On August 13, more than 300 protesters took to the street in Wulanhua, while the CCP continues to destroy grazing land to eradicate Mongolian traditional culture.
by Massimo Introvigne
Although less well-known than Tibet or Xinjiang, Inner Mongolia, which locals prefer to call Southern Mongolia, is the frequent theater of protests by Mongolians claiming that their traditional culture and identity is being destroyed by the CCP.
The CCP has long identified herders as the backbone of a Mongolian identity that resists sinicization. Its strategy is to deprive the herders of their grazing land under pretexts of “ecology,” “modernization,” or “struggle against poverty.” The Party is persuaded that the herders should thus be compelled to seek other jobs and abandon their traditional identity.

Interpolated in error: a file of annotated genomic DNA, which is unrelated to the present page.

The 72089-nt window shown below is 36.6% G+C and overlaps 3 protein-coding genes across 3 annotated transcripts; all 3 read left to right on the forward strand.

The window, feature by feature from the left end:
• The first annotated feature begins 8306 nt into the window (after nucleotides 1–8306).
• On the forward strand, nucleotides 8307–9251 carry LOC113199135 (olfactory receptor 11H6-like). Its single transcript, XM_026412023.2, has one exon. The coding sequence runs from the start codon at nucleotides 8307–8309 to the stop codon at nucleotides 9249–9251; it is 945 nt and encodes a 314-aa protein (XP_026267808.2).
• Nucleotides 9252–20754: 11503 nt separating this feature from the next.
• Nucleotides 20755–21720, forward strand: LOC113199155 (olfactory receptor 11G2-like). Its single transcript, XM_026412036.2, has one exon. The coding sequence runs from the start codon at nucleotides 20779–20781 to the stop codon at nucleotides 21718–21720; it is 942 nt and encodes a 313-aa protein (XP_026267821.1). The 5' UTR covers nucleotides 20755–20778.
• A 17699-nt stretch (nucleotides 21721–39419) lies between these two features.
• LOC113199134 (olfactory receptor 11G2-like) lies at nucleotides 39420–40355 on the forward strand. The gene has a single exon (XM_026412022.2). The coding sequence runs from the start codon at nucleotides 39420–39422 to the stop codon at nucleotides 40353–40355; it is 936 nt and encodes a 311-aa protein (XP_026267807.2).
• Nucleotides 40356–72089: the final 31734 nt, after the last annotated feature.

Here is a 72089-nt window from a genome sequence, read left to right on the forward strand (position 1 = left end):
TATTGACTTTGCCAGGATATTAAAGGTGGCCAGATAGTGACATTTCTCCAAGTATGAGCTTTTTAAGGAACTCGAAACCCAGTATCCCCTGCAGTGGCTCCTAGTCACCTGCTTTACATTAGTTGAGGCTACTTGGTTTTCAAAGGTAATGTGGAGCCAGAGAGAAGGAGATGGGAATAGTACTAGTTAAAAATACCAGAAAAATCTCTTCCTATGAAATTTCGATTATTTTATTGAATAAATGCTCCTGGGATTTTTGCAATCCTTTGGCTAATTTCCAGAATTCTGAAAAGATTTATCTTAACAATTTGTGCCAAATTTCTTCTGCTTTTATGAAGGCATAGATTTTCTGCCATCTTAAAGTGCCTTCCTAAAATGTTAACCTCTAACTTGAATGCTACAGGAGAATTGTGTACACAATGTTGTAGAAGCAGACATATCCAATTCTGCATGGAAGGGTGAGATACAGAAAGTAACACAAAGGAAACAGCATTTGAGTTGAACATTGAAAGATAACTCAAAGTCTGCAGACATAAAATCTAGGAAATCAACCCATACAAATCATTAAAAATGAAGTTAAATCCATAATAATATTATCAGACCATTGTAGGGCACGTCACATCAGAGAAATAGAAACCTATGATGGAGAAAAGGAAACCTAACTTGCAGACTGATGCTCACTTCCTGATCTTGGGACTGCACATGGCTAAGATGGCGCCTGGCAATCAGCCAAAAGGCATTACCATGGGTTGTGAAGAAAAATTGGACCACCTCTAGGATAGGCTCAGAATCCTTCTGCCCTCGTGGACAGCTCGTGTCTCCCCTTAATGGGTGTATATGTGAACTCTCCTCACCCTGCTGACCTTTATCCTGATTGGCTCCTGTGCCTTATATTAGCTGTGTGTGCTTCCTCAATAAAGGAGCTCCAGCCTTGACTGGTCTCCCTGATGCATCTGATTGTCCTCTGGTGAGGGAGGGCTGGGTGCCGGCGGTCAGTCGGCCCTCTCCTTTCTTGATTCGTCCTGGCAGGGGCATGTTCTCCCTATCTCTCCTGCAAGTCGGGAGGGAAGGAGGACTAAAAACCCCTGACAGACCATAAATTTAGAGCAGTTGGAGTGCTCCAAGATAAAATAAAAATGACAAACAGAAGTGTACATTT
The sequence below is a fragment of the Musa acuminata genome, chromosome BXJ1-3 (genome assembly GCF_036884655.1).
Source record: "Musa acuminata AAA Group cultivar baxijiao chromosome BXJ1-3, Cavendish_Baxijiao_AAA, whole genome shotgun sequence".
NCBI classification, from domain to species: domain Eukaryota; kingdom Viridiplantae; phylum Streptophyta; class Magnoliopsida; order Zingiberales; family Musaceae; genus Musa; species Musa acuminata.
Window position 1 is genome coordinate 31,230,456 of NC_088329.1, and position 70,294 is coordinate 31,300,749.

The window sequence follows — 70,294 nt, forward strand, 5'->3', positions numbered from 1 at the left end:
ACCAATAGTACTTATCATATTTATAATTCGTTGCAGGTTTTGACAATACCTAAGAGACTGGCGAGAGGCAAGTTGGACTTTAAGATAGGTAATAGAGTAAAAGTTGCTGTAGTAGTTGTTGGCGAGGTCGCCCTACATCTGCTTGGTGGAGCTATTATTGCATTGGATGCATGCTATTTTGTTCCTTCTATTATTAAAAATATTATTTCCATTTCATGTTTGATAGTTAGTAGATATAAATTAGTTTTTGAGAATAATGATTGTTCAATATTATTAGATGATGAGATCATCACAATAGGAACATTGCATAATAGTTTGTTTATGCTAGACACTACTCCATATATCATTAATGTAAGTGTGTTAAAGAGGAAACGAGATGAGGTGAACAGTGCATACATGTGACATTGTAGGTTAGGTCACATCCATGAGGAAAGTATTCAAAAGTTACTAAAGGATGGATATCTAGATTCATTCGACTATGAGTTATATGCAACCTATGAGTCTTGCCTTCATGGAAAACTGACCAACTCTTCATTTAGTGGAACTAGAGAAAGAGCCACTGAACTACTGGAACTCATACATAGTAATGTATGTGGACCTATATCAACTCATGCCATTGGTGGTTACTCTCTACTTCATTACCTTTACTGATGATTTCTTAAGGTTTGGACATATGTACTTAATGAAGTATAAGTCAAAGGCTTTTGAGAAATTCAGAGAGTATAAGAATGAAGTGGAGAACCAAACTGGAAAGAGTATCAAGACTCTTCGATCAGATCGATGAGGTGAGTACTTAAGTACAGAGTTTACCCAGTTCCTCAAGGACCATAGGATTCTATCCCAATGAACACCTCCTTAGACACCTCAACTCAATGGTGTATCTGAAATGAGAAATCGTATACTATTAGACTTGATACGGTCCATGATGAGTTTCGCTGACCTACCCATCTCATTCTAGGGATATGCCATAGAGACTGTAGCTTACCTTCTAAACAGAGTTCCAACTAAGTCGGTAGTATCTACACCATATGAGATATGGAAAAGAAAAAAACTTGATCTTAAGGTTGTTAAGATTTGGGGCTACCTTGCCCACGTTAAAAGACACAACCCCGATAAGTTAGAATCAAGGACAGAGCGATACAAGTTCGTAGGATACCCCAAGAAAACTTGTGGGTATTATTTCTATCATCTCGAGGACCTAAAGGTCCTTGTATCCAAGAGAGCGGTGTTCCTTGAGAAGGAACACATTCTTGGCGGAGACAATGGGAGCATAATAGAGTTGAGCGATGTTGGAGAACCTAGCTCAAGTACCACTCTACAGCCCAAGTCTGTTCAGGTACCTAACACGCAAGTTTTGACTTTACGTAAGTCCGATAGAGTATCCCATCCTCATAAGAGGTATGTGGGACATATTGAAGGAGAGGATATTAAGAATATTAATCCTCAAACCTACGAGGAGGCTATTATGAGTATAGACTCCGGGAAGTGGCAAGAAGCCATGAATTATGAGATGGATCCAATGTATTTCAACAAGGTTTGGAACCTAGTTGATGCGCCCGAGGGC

On August 26, 2019, the Chinese government announced new regulations, allowing animal farming companies to appropriate land without need of approval, and without the possibility for local authorities to oppose the appropriation. In Durbed Banner, also spelled Dorbod and called by the Chinese Siziwang (四子王旗), which is under the jurisdiction of Ulan Chab (乌兰察布) prefecture-level city, seven pig farms operated by Han Chinese thus appropriated the ancestral land of local Mongolian herders.
A protest movement followed, and these protests, particularly when covered by foreign media, are not without effect, as the CCP tries to prevent Southern Mongolia from becoming an international human rights issue as Tibet and Xinjiang are. 70 days ago, the seven pig farms suspended operations.
However, the largest one has now started operating again, and more than 300 herders took the street in the county seat of Durbed Banner, Wulanhua (乌兰花, sometimes called Siziwang by the Chinese), on August 13. They tried to enter the local government building, only to be stopped and beaten by the police. The Southern Mongolia Human Rights Information Center posted videos of the protests, and asked again for international support for the herders.